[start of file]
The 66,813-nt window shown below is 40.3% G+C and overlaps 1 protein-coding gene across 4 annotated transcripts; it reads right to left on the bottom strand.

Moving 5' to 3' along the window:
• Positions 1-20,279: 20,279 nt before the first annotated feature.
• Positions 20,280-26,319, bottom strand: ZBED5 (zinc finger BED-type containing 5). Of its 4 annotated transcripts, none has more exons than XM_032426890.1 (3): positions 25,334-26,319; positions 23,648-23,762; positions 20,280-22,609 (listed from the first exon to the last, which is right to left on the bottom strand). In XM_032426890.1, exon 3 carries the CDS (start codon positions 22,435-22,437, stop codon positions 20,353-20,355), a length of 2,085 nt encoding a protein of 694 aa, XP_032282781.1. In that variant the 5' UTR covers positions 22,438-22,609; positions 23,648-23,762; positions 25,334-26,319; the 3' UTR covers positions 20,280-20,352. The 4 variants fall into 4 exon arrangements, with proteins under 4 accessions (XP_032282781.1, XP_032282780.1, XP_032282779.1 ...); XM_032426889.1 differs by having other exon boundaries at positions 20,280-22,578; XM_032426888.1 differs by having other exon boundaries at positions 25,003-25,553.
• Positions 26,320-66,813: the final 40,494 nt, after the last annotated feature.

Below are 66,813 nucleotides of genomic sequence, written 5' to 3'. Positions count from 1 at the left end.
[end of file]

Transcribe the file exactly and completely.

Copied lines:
The 66,813-nt window shown below is 40.3% G+C and overlaps 1 protein-coding gene across 4 annotated transcripts; it reads right to left on the bottom strand.

Moving 5' to 3' along the window:
• Positions 1-20,279: 20,279 nt before the first annotated feature.
• Positions 20,280-26,319, bottom strand: ZBED5 (zinc finger BED-type containing 5). Of its 4 annotated transcripts, none has more exons than XM_032426890.1 (3): positions 25,334-26,319; positions 23,648-23,762; positions 20,280-22,609 (listed from the first exon to the last, which is right to left on the bottom strand). In XM_032426890.1, exon 3 carries the CDS (start codon positions 22,435-22,437, stop codon positions 20,353-20,355), a length of 2,085 nt encoding a protein of 694 aa, XP_032282781.1. In that variant the 5' UTR covers positions 22,438-22,609; positions 23,648-23,762; positions 25,334-26,319; the 3' UTR covers positions 20,280-20,352. The 4 variants fall into 4 exon arrangements, with proteins under 4 accessions (XP_032282781.1, XP_032282780.1, XP_032282779.1 ...); XM_032426889.1 differs by having other exon boundaries at positions 20,280-22,578; XM_032426888.1 differs by having other exon boundaries at positions 25,003-25,553.
• Positions 26,320-66,813: the final 40,494 nt, after the last annotated feature.

Below are 66,813 nucleotides of genomic sequence, written 5' to 3'. Positions count from 1 at the left end.